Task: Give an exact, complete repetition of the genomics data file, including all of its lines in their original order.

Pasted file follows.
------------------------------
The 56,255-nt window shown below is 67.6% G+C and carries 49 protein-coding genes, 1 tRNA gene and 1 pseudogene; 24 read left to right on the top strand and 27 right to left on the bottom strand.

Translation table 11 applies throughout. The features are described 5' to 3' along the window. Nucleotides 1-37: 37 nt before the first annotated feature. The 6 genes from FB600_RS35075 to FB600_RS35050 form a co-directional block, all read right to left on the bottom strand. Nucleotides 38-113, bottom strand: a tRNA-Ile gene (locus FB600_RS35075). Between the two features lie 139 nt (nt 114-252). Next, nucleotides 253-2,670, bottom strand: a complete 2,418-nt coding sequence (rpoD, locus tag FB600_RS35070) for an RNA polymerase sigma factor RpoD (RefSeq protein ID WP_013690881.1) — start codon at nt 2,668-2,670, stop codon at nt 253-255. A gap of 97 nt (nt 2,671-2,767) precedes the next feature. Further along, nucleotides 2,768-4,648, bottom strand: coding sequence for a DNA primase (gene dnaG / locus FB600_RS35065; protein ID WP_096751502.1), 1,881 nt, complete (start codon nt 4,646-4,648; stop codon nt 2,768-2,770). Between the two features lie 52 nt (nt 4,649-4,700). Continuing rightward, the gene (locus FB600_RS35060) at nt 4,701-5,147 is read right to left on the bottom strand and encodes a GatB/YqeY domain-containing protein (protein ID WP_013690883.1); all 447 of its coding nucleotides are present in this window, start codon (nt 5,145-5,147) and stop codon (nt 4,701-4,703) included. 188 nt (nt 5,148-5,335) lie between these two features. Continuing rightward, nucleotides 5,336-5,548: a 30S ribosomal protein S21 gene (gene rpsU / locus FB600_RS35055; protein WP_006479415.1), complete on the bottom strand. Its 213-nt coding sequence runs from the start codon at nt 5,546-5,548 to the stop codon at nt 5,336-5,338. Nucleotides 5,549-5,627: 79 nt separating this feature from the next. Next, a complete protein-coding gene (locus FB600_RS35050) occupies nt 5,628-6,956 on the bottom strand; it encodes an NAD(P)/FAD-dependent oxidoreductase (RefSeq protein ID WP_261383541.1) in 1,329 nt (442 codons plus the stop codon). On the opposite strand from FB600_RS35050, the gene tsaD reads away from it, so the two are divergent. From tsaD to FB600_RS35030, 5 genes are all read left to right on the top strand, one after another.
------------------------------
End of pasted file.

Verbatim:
The 56,255-nt window shown below is 67.6% G+C and carries 49 protein-coding genes, 1 tRNA gene and 1 pseudogene; 24 read left to right on the top strand and 27 right to left on the bottom strand.

Translation table 11 applies throughout. The features are described 5' to 3' along the window. Nucleotides 1-37: 37 nt before the first annotated feature. The 6 genes from FB600_RS35075 to FB600_RS35050 form a co-directional block, all read right to left on the bottom strand. Nucleotides 38-113, bottom strand: a tRNA-Ile gene (locus FB600_RS35075). Between the two features lie 139 nt (nt 114-252). Next, nucleotides 253-2,670, bottom strand: a complete 2,418-nt coding sequence (rpoD, locus tag FB600_RS35070) for an RNA polymerase sigma factor RpoD (RefSeq protein ID WP_013690881.1) — start codon at nt 2,668-2,670, stop codon at nt 253-255. A gap of 97 nt (nt 2,671-2,767) precedes the next feature. Further along, nucleotides 2,768-4,648, bottom strand: coding sequence for a DNA primase (gene dnaG / locus FB600_RS35065; protein ID WP_096751502.1), 1,881 nt, complete (start codon nt 4,646-4,648; stop codon nt 2,768-2,770). Between the two features lie 52 nt (nt 4,649-4,700). Continuing rightward, the gene (locus FB600_RS35060) at nt 4,701-5,147 is read right to left on the bottom strand and encodes a GatB/YqeY domain-containing protein (protein ID WP_013690883.1); all 447 of its coding nucleotides are present in this window, start codon (nt 5,145-5,147) and stop codon (nt 4,701-4,703) included. 188 nt (nt 5,148-5,335) lie between these two features. Continuing rightward, nucleotides 5,336-5,548: a 30S ribosomal protein S21 gene (gene rpsU / locus FB600_RS35055; protein WP_006479415.1), complete on the bottom strand. Its 213-nt coding sequence runs from the start codon at nt 5,546-5,548 to the stop codon at nt 5,336-5,338. Nucleotides 5,549-5,627: 79 nt separating this feature from the next. Next, a complete protein-coding gene (locus FB600_RS35050) occupies nt 5,628-6,956 on the bottom strand; it encodes an NAD(P)/FAD-dependent oxidoreductase (RefSeq protein ID WP_261383541.1) in 1,329 nt (442 codons plus the stop codon). On the opposite strand from FB600_RS35050, the gene tsaD reads away from it, so the two are divergent. From tsaD to FB600_RS35030, 5 genes are all read left to right on the top strand, one after another.